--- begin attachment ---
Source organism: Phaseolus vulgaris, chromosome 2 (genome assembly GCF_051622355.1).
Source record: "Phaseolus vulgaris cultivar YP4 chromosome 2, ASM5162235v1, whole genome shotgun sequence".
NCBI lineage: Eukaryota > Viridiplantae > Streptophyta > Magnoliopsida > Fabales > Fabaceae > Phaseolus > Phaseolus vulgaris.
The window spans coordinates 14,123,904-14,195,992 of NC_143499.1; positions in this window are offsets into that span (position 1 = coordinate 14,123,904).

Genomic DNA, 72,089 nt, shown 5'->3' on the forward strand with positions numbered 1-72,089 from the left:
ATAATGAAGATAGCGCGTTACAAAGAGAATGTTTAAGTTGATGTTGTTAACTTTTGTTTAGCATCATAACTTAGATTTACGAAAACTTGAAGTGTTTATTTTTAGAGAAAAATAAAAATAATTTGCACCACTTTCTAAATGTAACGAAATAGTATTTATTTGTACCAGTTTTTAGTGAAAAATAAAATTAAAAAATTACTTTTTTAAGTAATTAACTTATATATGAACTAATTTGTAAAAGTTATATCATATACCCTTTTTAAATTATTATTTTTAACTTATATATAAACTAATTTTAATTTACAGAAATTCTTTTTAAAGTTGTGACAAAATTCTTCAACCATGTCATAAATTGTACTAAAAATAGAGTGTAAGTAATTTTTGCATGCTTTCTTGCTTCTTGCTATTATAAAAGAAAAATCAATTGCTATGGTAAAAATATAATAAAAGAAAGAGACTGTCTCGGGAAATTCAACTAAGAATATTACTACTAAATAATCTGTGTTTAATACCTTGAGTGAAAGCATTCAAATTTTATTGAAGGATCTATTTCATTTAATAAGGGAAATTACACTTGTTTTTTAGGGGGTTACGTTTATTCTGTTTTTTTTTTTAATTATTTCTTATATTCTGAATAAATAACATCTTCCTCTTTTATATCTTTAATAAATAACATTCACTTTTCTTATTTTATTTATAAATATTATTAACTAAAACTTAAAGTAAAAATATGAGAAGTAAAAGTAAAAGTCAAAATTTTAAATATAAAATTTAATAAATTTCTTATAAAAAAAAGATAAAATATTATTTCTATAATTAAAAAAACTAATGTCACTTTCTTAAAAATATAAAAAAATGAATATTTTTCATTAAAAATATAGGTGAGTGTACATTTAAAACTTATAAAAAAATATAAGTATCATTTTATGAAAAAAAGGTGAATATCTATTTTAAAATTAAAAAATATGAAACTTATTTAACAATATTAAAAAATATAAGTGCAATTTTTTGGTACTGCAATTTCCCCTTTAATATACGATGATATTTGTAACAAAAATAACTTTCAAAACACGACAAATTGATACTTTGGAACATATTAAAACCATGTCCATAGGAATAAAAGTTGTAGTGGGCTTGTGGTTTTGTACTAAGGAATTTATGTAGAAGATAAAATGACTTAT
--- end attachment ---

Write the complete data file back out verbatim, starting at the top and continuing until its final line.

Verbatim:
Source organism: Phaseolus vulgaris, chromosome 2 (genome assembly GCF_051622355.1).
Source record: "Phaseolus vulgaris cultivar YP4 chromosome 2, ASM5162235v1, whole genome shotgun sequence".
NCBI lineage: Eukaryota > Viridiplantae > Streptophyta > Magnoliopsida > Fabales > Fabaceae > Phaseolus > Phaseolus vulgaris.
The window spans coordinates 14,123,904-14,195,992 of NC_143499.1; positions in this window are offsets into that span (position 1 = coordinate 14,123,904).

Genomic DNA, 72,089 nt, shown 5'->3' on the forward strand with positions numbered 1-72,089 from the left:
ATAATGAAGATAGCGCGTTACAAAGAGAATGTTTAAGTTGATGTTGTTAACTTTTGTTTAGCATCATAACTTAGATTTACGAAAACTTGAAGTGTTTATTTTTAGAGAAAAATAAAAATAATTTGCACCACTTTCTAAATGTAACGAAATAGTATTTATTTGTACCAGTTTTTAGTGAAAAATAAAATTAAAAAATTACTTTTTTAAGTAATTAACTTATATATGAACTAATTTGTAAAAGTTATATCATATACCCTTTTTAAATTATTATTTTTAACTTATATATAAACTAATTTTAATTTACAGAAATTCTTTTTAAAGTTGTGACAAAATTCTTCAACCATGTCATAAATTGTACTAAAAATAGAGTGTAAGTAATTTTTGCATGCTTTCTTGCTTCTTGCTATTATAAAAGAAAAATCAATTGCTATGGTAAAAATATAATAAAAGAAAGAGACTGTCTCGGGAAATTCAACTAAGAATATTACTACTAAATAATCTGTGTTTAATACCTTGAGTGAAAGCATTCAAATTTTATTGAAGGATCTATTTCATTTAATAAGGGAAATTACACTTGTTTTTTAGGGGGTTACGTTTATTCTGTTTTTTTTTTTAATTATTTCTTATATTCTGAATAAATAACATCTTCCTCTTTTATATCTTTAATAAATAACATTCACTTTTCTTATTTTATTTATAAATATTATTAACTAAAACTTAAAGTAAAAATATGAGAAGTAAAAGTAAAAGTCAAAATTTTAAATATAAAATTTAATAAATTTCTTATAAAAAAAAGATAAAATATTATTTCTATAATTAAAAAAACTAATGTCACTTTCTTAAAAATATAAAAAAATGAATATTTTTCATTAAAAATATAGGTGAGTGTACATTTAAAACTTATAAAAAAATATAAGTATCATTTTATGAAAAAAAGGTGAATATCTATTTTAAAATTAAAAAATATGAAACTTATTTAACAATATTAAAAAATATAAGTGCAATTTTTTGGTACTGCAATTTCCCCTTTAATATACGATGATATTTGTAACAAAAATAACTTTCAAAACACGACAAATTGATACTTTGGAACATATTAAAACCATGTCCATAGGAATAAAAGTTGTAGTGGGCTTGTGGTTTTGTACTAAGGAATTTATGTAGAAGATAAAATGACTTAT